While more workers are resting on a well-deserved day off this Labor Day, about 12.8 million more are still searching for work in a slow-motion economy.
The workforce, the cornerstone of the American economy, is slightly healthier than last year with the national unemployment rate down to 8.3 percent from 9.1 percent. Fewer discouraged workers have thrown in the towel on the job hunt, with 852,000 dropping out of the labor force — that’s 267,000 fewer than last year. Still, a staggering one out of every two 2012 college graduates will be jobless or underemployed.
President Obama’s remarks earlier this year on the shape of the private sector masked the reality of many frustrated and tired Americans. National unemployment has decreased, but a cooperative, bipartisan effort needs to be demonstrated in Washington to put more Americans back to work. Politicians can no longer afford to dance around the matter.
Next to healthcare, employment — coupled with the incessant mantra of “jobs, jobs, jobs” — continues to be a hot-button issue this election year. This Labor Day falls between the Republican and Democratic national conventions, with both parties scrambling to make a winning case for their candidate. It’s a race that squares off to one question: Who can create more jobs?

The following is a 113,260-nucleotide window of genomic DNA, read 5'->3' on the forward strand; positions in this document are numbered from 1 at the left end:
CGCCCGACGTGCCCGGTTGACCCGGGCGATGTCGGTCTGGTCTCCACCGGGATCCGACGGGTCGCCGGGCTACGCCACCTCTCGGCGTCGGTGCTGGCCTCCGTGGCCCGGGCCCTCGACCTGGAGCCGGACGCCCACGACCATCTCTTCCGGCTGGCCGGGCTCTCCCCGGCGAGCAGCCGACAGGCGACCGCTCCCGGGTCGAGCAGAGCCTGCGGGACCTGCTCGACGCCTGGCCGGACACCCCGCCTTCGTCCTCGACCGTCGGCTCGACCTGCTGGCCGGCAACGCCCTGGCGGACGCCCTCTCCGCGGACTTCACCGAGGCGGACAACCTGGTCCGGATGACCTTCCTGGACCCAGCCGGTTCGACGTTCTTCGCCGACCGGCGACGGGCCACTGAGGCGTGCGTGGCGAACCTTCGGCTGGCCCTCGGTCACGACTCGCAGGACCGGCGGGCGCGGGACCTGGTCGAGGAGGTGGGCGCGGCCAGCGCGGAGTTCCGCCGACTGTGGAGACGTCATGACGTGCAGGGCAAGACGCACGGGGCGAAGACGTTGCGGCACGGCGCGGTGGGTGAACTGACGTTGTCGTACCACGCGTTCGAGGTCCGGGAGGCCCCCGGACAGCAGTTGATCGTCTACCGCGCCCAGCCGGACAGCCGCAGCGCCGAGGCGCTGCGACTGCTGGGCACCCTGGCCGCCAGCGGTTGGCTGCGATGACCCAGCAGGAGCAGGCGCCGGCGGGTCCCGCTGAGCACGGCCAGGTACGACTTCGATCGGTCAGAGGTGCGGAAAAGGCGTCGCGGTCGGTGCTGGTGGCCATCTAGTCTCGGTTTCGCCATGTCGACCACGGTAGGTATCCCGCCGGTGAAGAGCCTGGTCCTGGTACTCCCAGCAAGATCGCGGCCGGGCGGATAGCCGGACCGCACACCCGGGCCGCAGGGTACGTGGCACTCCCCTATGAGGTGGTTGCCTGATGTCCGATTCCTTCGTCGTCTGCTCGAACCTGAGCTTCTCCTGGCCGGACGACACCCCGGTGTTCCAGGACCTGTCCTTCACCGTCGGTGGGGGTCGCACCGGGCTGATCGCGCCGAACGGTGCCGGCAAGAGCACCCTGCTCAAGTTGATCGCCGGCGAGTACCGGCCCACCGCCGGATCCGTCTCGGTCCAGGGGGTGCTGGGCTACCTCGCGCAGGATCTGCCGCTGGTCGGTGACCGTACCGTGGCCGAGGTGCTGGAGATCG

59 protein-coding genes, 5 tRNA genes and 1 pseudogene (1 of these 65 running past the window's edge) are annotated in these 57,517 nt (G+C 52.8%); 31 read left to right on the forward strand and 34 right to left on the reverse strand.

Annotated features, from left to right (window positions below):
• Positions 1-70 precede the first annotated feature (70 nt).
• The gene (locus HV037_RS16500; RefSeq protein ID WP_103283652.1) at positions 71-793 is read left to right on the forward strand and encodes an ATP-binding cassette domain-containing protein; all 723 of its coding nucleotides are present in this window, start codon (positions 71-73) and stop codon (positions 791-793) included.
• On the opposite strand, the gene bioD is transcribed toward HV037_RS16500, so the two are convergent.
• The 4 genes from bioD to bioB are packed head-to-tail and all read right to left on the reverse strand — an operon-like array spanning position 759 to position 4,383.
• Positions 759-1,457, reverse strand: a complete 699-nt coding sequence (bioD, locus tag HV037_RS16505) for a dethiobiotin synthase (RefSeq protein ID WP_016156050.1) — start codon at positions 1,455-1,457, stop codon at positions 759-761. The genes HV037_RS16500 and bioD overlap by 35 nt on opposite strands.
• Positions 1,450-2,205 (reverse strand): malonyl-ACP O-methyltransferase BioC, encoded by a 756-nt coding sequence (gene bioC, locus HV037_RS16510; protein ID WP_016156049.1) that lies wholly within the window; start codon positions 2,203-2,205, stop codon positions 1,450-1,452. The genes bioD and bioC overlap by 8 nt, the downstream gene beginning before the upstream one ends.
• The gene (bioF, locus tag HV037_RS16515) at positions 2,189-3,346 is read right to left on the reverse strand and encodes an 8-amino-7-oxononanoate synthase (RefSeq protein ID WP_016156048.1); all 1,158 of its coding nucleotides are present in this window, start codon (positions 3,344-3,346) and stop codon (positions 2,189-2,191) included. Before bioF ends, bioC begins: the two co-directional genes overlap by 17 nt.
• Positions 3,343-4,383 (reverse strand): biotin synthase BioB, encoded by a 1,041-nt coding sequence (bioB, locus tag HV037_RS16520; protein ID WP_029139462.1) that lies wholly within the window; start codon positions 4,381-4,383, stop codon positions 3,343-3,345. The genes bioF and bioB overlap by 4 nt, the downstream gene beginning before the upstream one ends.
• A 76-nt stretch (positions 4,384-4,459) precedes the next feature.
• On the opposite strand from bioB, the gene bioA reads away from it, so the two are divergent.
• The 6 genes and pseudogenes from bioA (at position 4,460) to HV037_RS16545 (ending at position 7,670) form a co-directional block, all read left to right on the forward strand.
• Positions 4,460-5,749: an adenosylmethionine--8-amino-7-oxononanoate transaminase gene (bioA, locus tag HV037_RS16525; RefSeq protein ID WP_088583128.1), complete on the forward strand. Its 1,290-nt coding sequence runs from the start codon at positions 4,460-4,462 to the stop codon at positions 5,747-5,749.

Though the local unemployment rate has rebounded since 2010 from an alarming 12.3 percent to 9.5 percent in Miami-Dade County and 10.4 percent to 8.1 percent in Broward County, figures are at a plateau after steady improvement this year, with depressed construction hiring acting as a drag throughout the region.
A few bright spots are evident here and there amid the troubling numbers. In July, Broward employers overall added 4,800 payroll positions compared to a year ago, after falling in May and June. But the overall picture remains gloomy. While employers added 5,600 positions in July in Miami-Dade compared to the prior year, it was the worst hiring number since September 2010.
It’s not much better at the state level. Mid-August numbers showed Florida’s overall employment rate, which has been making strides since the darker years in the recession, still hovers above the national average at 8.8 percent. There’s still a long way to go.
South Florida’s private sector has tackled the problem head-on with initiatives like the Beacon Council’s One Community, One Goal, aiming to add 75,000 more jobs to the payrolls. But no matter how hard the Beacon Council and other groups try to pull Miami out of a slump, it’s hard to fight national and global trends that keep the economy sluggish..
Some promises are finally coming through. The tourism industry continues to serve as South Florida’s breadwinner, generating $17 billion in revenue and 176,000 jobs. Construction continues on the PortMiami tunnel, and deep-sea dredging to expand the port will begin early next year.
In the spirit of how Labor Day began — protecting workers from unsafe working conditions and unreasonably low pay — Florida needs to clean up its shoddy reputation for protecting workers’ rights. The state recently ranked dead last for wage-theft protection against corner-cutting employers. The welfare of employees, especially those laboring in the blue-collar sector, should never be compromised to save a few bucks. Public-sector unions, particularly those that represent our police, firefighters and teachers should continue to bargain for deserved — but not excessive — benefits.